Reflections on an academic career in Art History

Professor Dorothy Price, University of Bristol

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Self Portrait of Dot 

It’s a great privilege and honour to have been invited by the fabulous editors of Root-ed zine to offer a brief reflection on my career to date - how I got here, snags along the way and tips for other BBPOC women who may be interested in following an academic career pathway in the visual arts. In 2019 I was (finally) promoted to a Professorship after an unbroken three decade academic career in the UK across 3 Universities and one major national museum (the V&A).

 

As far as I am aware, this made me the first woman of colour to be appointed to a Chair in Art History at a Russell Group University in the UK. The only other precedents of women of colour as Professors of Art History were from outside the Russell Group: Rina Arya, Professor of Visual Culture and Theory at the University of Huddersfield since 2018;  the others whom I can think of are either outside the UK or else are artist-pratitioners first and foremost and also relatively few and far between. When I was promoted though I didn’t feel the unbridled joy that I would have wanted to, had I been promoted a decade earlier alongside many of my white male (but also white female) peers who had achieved the same or often less work than I had achieved by the same point in our careers. I was angry that it had taken so long for my University to acknowledge my achievements.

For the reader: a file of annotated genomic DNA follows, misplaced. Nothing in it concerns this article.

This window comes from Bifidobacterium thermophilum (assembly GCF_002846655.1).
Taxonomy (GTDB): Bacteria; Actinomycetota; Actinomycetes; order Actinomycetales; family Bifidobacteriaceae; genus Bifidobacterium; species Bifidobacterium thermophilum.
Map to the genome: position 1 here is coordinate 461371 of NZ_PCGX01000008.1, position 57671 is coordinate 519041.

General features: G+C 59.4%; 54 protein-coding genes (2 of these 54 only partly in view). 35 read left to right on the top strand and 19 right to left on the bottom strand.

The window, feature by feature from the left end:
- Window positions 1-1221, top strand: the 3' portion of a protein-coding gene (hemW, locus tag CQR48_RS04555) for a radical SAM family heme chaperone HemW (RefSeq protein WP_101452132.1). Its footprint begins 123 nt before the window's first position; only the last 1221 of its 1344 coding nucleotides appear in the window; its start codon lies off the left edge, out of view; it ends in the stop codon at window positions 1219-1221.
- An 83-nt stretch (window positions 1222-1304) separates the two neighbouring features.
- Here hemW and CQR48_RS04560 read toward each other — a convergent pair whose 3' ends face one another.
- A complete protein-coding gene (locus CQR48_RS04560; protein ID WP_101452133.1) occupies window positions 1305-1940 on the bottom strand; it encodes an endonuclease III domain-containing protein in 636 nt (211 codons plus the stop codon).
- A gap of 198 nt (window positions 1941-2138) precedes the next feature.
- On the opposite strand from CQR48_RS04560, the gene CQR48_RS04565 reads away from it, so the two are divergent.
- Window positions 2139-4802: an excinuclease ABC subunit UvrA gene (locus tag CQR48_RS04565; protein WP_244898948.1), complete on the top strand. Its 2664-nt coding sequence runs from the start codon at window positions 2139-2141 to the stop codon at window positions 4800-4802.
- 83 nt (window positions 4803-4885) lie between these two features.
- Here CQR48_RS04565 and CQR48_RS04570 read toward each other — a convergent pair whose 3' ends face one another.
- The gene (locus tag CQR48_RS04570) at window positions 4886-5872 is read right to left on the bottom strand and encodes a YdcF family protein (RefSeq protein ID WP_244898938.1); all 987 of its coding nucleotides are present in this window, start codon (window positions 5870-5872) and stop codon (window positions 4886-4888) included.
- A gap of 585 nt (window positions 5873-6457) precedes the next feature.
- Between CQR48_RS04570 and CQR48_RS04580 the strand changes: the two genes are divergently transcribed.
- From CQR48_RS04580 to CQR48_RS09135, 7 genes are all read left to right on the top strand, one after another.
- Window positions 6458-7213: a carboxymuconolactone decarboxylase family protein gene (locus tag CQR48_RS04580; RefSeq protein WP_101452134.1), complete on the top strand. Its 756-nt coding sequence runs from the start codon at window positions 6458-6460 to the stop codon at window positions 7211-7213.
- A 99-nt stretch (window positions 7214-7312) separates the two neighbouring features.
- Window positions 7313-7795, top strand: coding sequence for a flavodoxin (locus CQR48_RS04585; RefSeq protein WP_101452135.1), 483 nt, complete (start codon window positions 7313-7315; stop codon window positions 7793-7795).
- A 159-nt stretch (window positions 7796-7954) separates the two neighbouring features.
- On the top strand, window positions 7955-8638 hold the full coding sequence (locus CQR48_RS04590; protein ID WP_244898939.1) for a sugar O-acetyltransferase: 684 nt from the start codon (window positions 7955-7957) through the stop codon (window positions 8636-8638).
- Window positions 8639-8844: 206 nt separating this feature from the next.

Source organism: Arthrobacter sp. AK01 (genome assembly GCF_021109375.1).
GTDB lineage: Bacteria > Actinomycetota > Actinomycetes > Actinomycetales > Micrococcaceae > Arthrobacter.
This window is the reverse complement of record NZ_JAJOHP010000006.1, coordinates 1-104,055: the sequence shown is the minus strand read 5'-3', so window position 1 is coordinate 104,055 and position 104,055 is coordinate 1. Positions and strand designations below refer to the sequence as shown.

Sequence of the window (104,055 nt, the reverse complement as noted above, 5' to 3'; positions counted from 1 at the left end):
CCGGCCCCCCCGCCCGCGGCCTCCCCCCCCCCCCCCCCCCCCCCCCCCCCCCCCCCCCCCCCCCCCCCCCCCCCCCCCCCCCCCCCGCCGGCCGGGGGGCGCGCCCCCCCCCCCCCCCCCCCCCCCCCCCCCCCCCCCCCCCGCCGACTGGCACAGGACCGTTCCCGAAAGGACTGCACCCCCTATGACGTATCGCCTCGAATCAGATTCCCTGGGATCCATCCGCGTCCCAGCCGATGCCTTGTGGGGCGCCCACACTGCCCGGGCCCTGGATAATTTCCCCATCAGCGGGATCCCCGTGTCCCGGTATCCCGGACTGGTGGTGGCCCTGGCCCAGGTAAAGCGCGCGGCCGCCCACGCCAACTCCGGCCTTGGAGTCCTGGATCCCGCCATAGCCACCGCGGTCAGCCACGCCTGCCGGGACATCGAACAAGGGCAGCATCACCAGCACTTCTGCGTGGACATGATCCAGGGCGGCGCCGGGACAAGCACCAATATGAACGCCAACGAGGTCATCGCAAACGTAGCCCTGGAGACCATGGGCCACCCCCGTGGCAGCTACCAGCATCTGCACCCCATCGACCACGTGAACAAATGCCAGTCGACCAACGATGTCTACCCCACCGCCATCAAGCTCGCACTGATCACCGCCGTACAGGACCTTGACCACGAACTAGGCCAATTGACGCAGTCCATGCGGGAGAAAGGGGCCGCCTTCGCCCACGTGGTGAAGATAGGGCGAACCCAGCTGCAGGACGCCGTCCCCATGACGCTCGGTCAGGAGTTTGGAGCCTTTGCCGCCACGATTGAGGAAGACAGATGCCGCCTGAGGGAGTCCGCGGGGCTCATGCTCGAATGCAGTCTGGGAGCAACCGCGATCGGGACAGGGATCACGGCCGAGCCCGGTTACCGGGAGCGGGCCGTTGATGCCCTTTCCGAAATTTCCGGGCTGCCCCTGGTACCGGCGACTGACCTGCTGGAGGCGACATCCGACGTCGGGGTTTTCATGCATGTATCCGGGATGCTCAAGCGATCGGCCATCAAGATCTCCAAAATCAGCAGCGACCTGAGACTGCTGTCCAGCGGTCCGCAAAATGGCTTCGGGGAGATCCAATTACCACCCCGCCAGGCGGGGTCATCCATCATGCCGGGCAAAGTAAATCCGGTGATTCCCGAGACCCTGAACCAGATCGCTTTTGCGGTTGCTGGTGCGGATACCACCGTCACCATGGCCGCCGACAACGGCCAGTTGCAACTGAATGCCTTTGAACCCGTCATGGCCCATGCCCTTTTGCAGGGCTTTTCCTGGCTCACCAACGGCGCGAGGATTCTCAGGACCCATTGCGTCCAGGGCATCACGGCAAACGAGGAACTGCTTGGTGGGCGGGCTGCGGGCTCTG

I was tired of the many hoops I had to jump through for a seat at the Professorial table as a woman of colour in the structurally racist spaces of UK Higher Education. But as Toni Morrison has taught us, among many things, anger and exhaustion must be channelled in order to help break the cycle and ‘set someone else free.’ I hope that writing for platforms like this one, a space beautifully created by Fauziya and Amber, can give those of you reading some food for thought, some strength and some determination to set your own goals, reach for the moon and never, ever waver in your own self-belief.

 

The five decades of my life so far have been spent navigating the structures of whiteness in a unique position as a brown, transracial adoptee into a white Anglo-German academic household. I hold positions of both privilege and difference and this has opened my eyes to many difficulties but also many possibilities. But the number one take-home message from me to you today is that if you have a passion for art and its histories, no-one can take that away from you. It’s the flame inside you that keeps burning brightly and giving you energy. Only you can keep it alight; others might try to snuff it out but always remember, it’s not theirs to take.